If you are a Windows/Mac developer using Kivy to build an Android app you will need to use Linux or a Linux VM to build a distribution.
Download and install VirtualBox. If you have never used Linux before I recommend an Ubuntu-type. I created a Lubuntu 64-bit VM. There is a known screen resolution issue with Lubuntu. During installation several screens will have the confirm buttons off-screen. Hit enter to proceed through those prompts.
Don’t be stingy with the HD allocation. If you underestimate and need to allocate additional space, try this method.
As a Windows 8.1 user I found myself unable to build 64-bit VMs. There are two likely solutions for an Intel processor. Either Hyper-V needs to be disabled (Programs and Features) or VT-x needs to be enabled. You can find VT-x under UEFI firmware or BIOS. Mine was under BIOS, under an option called Intel Virtualization Tech.
If you developed your app in Windows you’ll need to share those files with the VM. In VirtualBox you’ll be using Guest Additions. The .iso may have been included with your VB download or you may be prompted to download when you change the needed settings.
On the host computer, enter the following on the command line in the VirtualMachine directory, modifying the shared folder path as needed:
In the VirtualMachine Application Window toolbar, click Devices > Insert Guest Additions CD Images…
On the guest computer, enter the following on the command line:
Be advised some programs cannot modify files in a shared folder.
The documentation recommends using Buildozer, which is designed to simplify the distribution process. Buildozer has numerous dependencies. If you’re using a Ubuntu variant you will already have Python 2.7 on your VM.
You will also need 32-bit libraries. If you debug without them, Buildozer will refer you to the documentation, which lists the cmd for Ubuntu.
I was also asked to install several additional Python modules:
Install and upgrade Buildozer, then initialize it in your app’s directory.
Buildozer will generate a .spec file that needs to be updated with your app information. Go ahead and set the log_level to 2.
One issue of note: To avoid a bug, consider setting requirements = kivy,python2 to avoid a pythonhost context attribute error if using the android_new command. If using the android command, use python.
Run debug and buildozer will prompt you to install any missing libraries. Buildozer will install Apache ANT, the Android SDK, and the Android NDK for you. This will take a few minutes.
If all is well, you can deploy and run your app like so:
At some point, Buildozer may throw an error and ask you to raise the log_level in your .spec to 2. Consider:
For some problems you will need to debug, which involves attaching your Android device to USB and accessing it through the VM. The Android SDK has the build-in debugging tool ADB logcat, which lives under platform-tools if it has been installed, and there is also a version included with Buildozer.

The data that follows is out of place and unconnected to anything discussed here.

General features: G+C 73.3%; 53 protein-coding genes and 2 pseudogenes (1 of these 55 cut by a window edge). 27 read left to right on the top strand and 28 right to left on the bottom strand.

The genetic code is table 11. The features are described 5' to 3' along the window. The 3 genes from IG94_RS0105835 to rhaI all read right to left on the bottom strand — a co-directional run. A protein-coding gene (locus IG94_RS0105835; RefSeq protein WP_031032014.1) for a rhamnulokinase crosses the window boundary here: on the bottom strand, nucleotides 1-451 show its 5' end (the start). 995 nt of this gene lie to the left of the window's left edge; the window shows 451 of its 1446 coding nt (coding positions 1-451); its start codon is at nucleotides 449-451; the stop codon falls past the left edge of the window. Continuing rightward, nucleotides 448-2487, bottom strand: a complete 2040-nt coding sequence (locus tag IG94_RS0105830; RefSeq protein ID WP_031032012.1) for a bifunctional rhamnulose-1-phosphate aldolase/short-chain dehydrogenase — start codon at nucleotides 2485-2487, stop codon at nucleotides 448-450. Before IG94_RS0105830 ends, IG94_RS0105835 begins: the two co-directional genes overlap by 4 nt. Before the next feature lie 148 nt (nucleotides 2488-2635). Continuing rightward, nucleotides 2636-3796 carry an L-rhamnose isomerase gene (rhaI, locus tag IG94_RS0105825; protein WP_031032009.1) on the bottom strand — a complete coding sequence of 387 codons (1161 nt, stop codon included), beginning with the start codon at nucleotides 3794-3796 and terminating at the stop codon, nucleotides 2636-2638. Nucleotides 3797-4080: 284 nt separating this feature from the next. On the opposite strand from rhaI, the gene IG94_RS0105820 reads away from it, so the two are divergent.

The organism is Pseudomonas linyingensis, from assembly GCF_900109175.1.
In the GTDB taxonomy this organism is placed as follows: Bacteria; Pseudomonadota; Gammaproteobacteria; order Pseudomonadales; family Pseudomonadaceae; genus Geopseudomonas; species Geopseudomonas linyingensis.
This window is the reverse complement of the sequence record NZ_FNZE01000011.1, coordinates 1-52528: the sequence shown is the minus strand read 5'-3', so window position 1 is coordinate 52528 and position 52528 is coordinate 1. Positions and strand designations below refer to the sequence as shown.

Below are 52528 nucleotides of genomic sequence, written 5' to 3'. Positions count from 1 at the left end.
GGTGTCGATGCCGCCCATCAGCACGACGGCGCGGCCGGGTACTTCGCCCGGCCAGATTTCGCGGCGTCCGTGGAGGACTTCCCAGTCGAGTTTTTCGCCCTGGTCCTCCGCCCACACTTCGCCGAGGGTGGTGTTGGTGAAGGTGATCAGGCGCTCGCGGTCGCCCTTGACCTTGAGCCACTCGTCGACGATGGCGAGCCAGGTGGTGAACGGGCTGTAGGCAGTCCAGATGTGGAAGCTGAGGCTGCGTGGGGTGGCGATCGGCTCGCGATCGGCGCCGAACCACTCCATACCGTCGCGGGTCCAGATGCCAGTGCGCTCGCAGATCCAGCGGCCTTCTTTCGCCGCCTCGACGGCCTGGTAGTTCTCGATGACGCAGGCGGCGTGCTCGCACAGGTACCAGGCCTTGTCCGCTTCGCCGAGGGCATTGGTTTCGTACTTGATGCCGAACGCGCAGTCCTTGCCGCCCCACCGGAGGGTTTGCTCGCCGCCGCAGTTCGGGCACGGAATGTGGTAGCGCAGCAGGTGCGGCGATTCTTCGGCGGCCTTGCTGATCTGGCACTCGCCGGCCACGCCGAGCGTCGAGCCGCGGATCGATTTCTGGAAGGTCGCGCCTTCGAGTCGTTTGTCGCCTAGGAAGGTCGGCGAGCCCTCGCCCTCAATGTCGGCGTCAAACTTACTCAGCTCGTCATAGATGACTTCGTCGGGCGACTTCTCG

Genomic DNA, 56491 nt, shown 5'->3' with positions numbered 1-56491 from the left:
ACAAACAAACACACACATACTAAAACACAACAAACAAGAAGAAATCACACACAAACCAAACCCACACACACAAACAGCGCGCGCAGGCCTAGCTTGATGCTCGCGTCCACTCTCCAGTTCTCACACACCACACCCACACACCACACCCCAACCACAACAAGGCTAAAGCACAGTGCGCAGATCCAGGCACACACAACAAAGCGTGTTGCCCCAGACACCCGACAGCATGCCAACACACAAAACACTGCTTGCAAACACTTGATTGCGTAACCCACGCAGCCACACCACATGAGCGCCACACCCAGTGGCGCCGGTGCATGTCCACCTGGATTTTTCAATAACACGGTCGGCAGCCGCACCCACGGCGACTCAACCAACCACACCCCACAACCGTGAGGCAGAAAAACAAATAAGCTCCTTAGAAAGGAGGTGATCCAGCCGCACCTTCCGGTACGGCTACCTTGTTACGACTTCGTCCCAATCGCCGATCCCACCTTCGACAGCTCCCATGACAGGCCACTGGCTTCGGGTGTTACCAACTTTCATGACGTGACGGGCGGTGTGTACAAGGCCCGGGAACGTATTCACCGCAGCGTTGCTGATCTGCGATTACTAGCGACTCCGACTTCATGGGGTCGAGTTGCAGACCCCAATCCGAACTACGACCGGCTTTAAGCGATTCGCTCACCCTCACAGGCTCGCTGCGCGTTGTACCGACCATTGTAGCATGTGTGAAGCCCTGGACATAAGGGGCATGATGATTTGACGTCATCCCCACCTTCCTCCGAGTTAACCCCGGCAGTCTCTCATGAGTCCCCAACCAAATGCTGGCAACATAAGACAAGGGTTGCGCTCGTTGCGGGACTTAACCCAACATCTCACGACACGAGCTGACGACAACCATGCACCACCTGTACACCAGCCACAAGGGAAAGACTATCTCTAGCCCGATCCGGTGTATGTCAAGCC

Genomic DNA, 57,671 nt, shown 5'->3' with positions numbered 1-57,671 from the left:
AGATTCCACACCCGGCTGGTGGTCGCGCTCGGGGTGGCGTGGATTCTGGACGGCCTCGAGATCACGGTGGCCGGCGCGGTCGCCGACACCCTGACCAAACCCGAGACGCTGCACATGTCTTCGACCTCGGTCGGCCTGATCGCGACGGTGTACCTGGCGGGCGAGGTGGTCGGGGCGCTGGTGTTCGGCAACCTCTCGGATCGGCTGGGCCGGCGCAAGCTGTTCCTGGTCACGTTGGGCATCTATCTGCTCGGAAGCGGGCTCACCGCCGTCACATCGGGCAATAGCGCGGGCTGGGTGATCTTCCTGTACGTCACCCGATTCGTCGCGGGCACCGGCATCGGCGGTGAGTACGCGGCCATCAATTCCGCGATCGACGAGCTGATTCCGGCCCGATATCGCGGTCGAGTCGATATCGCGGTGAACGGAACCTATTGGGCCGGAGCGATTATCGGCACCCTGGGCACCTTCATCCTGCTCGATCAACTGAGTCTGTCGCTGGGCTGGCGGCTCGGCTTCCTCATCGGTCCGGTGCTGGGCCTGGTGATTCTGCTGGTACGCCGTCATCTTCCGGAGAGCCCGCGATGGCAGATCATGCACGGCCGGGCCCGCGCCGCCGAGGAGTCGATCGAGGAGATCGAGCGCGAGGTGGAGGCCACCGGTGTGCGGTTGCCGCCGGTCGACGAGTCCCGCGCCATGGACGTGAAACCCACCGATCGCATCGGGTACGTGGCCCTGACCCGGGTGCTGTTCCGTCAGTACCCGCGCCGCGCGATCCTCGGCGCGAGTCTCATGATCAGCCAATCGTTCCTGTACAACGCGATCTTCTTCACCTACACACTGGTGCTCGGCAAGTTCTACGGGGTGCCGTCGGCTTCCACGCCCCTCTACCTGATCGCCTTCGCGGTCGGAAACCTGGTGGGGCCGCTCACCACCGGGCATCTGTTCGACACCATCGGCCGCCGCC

On your Android device you will need to enable USB Debugging, which may require a special handshake unique to your device (I’m actually not joking, they hide it from the n00bz) so you’ll need to search for how to find it on your device.
VirtualBox users will need to download and install the VirtualBox extension pack. I ran into several issues attempting to enable USB for a Lubuntu VM. One, I did not have a vboxusers group. Two, when I finally did get everything set up Lubuntu knew the device was there but would not list it as a connected device. USB does appear to be somewhat finicky in VirtualBox.
Once your device is available, you can run things like this. I was able to build my working distribution with the latter.
The documentation also recommends using the Kivy VM, which is a pre-built image provided by the Kivy team. Kivy VM appears to be out of date. Buildozer generated a distribution error that I could not resolve by updating. When I researched the issue I was referred back to manually installing Python-for-Android.
I recommend that you attempt to use Buildozer before attempting to use p4a directly. I found manually installing Android SDK/NDK to be time-consuming and confusing. I have not yet built a test app with this method, but I will document how I got to the point where I could attempt a distribution.
For the Android SDK and NDK, I used this guide, paraphrased below. Download and extract the Android SDK command line tools (not the Studio IDE). I unzipped the SDK in my Downloads directory. Go to the tools subdirectory in the terminal.
Click “Install # Packages.” You will also need to install the API for your target machine if you’re not using the latest version (in my case, this was 25). I found that the NDK, which we’ll discuss in a minute, only went to 24, so I had to install 24 of the SDK as well. See What is the API level? for an explanation and the Developer Dashboard for information on which devices use which APIs. You may encounter installation issues. Try deleting the folder and extracting it again. Don’t forget to empty your trash.
Download and extract the Android NDK. You will need to make sure you have the correct target API under /platforms. (As stated above, I found NDK didn’t have API 25.)
Now you should be able to run p4a. p4a generates good error messages, so hopefully if you’re missing something you’ll be able to figure out what you need. The command I worked with was:
I was told by p4a that I needed to use the command –arch=armeabi-v7a, YMMV.